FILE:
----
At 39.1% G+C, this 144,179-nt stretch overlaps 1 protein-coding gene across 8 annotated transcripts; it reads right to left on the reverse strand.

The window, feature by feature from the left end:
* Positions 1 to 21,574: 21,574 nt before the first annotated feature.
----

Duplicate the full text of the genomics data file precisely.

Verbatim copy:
At 39.1% G+C, this 144,179-nt stretch overlaps 1 protein-coding gene across 8 annotated transcripts; it reads right to left on the reverse strand.

The window, feature by feature from the left end:
* Positions 1 to 21,574: 21,574 nt before the first annotated feature.